It may sound obvious on the surface, but you can’t do good end-of-life care if you wait until the end of a patient’s life.
Yet, many healthcare organizations struggle with palliative care. Studies have proven
that an established end-of-life program, helping reduce visits to the emergency room and 30-day readmissions, can prove to be incredibly cost-effective for providers. More importantly, it helps ensure a patient and their family’s goals are delivered in the final days of their terminal illness.
OSF Healthcare, a Catholic-based health system in Peoria, Ill., is not one of those organizations finding its feet in this emerging area. Bob Sawicki, M.D., the senior vice president of supportive care at OSF, says the organization formed a palliative care initiative back in 2006. With nine acute-care facilities, an employed medical group, and home-care and hospice units, OSF developed a systemwide care planning process across the continuum. Later, when they were admitted as a Medicare Pioneer accountable care organization (ACO), they recognized the importance of planning risk beyond the walls of their health system.
Integrating Different Datasets
It was then the organization invested in an enterprise wide data warehouse, with an analytics platform that sits on top. The technology, (from the Salt Lake City-based Health Catalyst) integrates numerous datasets, within and outside of OSF, including clinical, claims, patient satisfaction, enterprise resource planning (ERP) information. It also allows for unique, specific-to-palliative care data to be integrated as well after input from the palliative care teams.
“Having our own internal EMR data, having the claims data, having the unique palliative care information, we’re able to provide better risk assessment and stratification of the patient for that population and for the palliative care admissions. We’re able to provide reports and analytics to support [the palliative care team’s] work,” says Mark Hohulin, senior vice president of healthcare analytics at OSF.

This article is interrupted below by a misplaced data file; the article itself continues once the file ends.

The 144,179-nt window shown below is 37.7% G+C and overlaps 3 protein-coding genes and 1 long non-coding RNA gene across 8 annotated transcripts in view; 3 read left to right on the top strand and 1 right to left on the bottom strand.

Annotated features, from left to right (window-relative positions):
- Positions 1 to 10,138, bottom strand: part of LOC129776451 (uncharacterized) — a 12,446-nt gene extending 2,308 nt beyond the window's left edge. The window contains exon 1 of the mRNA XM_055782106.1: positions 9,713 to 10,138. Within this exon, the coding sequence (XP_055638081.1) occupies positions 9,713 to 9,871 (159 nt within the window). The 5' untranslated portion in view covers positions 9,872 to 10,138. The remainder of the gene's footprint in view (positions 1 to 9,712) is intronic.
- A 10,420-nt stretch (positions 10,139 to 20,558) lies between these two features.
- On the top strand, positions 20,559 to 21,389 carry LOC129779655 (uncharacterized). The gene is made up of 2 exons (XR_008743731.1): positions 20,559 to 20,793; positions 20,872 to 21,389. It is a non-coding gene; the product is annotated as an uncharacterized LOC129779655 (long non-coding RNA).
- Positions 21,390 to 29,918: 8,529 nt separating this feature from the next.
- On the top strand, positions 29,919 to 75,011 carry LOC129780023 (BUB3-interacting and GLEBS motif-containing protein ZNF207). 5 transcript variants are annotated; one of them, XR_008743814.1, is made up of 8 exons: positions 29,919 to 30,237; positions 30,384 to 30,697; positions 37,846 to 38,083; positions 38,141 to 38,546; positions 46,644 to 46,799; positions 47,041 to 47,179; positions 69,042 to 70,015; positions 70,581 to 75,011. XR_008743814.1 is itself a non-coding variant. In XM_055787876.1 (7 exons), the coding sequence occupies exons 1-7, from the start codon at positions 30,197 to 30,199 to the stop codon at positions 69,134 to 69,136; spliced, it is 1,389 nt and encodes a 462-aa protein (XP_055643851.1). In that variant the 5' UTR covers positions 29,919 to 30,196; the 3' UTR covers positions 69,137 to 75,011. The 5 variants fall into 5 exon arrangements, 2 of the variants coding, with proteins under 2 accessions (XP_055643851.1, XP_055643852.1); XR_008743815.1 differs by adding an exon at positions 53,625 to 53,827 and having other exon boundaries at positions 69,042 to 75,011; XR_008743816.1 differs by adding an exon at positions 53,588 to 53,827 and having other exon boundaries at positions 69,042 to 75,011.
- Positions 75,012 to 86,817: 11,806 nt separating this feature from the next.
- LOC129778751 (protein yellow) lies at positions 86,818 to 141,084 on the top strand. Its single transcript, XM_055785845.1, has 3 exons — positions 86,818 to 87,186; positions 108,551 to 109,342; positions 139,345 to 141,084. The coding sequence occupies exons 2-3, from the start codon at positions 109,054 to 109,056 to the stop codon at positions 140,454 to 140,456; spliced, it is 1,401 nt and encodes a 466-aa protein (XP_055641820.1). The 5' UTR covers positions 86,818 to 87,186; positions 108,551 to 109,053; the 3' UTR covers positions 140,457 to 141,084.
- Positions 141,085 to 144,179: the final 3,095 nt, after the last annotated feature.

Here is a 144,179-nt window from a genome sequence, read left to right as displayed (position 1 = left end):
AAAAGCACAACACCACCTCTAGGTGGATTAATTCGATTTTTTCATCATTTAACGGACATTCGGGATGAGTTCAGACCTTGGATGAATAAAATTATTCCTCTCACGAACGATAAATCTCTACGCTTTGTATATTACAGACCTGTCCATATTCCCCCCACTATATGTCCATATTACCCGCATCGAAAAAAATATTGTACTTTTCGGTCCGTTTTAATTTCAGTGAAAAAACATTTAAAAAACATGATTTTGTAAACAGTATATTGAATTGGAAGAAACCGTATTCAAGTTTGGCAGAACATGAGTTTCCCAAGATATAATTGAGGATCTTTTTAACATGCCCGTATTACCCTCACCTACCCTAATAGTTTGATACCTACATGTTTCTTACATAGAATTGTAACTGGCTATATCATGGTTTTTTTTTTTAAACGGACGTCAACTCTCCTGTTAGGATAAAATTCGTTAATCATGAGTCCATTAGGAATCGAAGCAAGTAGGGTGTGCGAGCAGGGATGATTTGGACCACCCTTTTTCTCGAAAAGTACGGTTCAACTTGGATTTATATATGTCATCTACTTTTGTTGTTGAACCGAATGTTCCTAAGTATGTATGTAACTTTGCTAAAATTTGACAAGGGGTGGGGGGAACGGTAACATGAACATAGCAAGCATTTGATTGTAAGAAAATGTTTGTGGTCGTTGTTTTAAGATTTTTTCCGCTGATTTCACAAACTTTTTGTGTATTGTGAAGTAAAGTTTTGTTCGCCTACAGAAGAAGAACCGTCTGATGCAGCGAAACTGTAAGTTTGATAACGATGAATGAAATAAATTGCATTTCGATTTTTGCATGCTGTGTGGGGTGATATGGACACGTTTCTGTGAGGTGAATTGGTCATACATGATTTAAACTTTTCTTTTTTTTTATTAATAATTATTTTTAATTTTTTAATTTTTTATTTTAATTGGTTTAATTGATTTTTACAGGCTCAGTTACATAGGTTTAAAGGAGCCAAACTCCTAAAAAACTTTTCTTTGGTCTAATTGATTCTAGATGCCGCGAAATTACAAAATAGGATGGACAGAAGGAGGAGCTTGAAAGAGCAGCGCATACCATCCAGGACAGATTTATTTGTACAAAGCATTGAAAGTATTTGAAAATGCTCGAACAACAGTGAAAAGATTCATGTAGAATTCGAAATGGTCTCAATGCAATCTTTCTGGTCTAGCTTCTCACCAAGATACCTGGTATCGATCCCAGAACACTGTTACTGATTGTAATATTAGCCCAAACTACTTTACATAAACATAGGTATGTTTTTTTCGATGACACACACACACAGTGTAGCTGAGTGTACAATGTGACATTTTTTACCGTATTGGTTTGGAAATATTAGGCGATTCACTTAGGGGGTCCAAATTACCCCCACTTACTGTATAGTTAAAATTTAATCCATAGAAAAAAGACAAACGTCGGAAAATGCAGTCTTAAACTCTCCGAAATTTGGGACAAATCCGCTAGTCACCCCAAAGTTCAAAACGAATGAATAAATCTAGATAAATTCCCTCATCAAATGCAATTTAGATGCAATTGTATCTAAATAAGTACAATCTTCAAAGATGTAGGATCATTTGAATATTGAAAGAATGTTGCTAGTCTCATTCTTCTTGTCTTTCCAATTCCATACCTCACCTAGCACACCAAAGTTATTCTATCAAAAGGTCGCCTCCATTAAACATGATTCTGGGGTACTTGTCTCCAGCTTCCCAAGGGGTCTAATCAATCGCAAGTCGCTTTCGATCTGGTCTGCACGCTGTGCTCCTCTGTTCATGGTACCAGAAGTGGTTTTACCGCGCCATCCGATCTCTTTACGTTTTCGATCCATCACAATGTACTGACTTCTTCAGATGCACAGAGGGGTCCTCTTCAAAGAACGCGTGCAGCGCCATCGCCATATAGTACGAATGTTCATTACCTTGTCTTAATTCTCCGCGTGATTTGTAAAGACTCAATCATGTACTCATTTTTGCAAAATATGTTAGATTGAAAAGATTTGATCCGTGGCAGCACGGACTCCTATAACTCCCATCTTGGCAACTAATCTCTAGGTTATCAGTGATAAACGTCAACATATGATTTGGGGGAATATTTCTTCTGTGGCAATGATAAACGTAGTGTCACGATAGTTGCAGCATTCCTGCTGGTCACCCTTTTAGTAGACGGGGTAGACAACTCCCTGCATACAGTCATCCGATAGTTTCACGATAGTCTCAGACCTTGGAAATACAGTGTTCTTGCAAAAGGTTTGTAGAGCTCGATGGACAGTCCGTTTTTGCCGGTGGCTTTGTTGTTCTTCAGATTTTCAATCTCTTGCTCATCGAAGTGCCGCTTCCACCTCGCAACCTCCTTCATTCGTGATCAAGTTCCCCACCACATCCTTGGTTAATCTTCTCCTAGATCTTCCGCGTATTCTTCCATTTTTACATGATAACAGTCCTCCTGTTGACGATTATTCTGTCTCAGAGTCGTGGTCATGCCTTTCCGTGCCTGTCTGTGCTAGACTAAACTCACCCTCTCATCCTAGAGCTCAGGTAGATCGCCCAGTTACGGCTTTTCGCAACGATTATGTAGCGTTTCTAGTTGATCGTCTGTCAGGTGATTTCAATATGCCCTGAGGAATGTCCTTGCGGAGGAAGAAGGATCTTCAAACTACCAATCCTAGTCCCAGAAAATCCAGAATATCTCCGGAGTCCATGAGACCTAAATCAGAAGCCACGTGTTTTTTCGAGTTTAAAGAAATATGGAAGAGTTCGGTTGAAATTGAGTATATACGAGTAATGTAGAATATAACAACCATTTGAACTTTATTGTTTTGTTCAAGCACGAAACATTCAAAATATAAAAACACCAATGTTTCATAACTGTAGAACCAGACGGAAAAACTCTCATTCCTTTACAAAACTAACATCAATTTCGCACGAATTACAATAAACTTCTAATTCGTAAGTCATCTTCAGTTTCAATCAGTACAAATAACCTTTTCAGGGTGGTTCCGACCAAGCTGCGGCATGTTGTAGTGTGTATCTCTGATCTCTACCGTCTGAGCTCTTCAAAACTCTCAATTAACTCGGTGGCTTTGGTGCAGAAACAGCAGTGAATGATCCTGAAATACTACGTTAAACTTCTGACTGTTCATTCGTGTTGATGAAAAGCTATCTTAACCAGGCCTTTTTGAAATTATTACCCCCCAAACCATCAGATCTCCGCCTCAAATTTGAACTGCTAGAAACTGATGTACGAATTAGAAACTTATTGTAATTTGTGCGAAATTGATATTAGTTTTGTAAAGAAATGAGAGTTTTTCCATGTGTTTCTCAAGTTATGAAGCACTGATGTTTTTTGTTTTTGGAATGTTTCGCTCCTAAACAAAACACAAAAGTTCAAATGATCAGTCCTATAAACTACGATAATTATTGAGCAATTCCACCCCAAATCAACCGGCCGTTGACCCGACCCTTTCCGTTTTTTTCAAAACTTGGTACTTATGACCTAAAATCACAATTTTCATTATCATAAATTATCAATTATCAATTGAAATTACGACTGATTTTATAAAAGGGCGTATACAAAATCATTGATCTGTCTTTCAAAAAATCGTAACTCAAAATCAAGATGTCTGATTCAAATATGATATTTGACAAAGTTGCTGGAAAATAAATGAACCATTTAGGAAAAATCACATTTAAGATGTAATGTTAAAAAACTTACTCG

Moreover, Roopa Foulger, executive director of analytics at OSF, says that the advanced care planning information documented by Dr. Sawicki’s team is integrated into the warehouse. She says having all of this information in one place pushed out to the masses, including the leaders of the organization, sped everything up by increasing engagement of different levels.
Mark Hohulin Roopa Foulger
The timing aspect, attempting to use this data as quickly as possible, is vital. It allowed them be more coordinated in their proactive approach to treating these patients. “Most of them are older,” Sawicki says. “The last thing they want is multiple people calling them multiple times about what they perceive is the same thing. Having the ability in real-time to figure out who has been reached out to and the response from that is helpful.”
Furthermore, he notes that real-time feedback is motivational, for all those involved in the process. This includes the frontline facilitators, typically made up of nurses or social workers, who are working directly with the patients on advanced care directives.
Thus far, OSF has found success in using analytics to coordinate advance care planning directives across the continuum. To Foulger’s point, it’s raised awareness. “It’s provided visibility and transparency not just to Dr. Sawicki’s team, but we’ve shown all clinicians that this really is a priority,” says Hohulin.
In the first nine months, they completed the advance care planning process for more than 1,200 high-risk patients. Their original goal was to do that within the year. Overall, the number of patients that have completed this process has increased by 64 percent. They have completed it for more than 12,000 patients total, many of whom were likely to become high risk.
Sawicki says that they have yet to look at its impact on 30-day readmissions rates, but they know that it’s there. “We have someone in our organization who is working to identify risk factors for 30-day readmissions. One of the factors that’s been identified is the advanced care planning process. We don’t know the specific impact but we know it does impact it,” he says. “That’s a huge win.”
The trio of leaders at OSF say that there is more to come and lots more data to mine. “A lot of the data we’ve been gathering over the last year, we’re hoping to use for more clinical research purposes,” Foulger says. Sawicki adds they hope to reach out and engage other healthcare systems and get them involved in this process.
They offer two sides of advice: from the clinical and analytics viewpoints. From the clinical side, Sawicki says leaders have to educate providers and keep the patient at the center. From the analytics side, Foulger says the key is to find the right people at the table and have a creative approach.
“This is a team effort. Supportive care teams relied on the IT and administrative teams. Everyone worked together towards the common goal. Everyone was willing to check their egos at the door and look at the results more than anything else,” Sawicki concludes.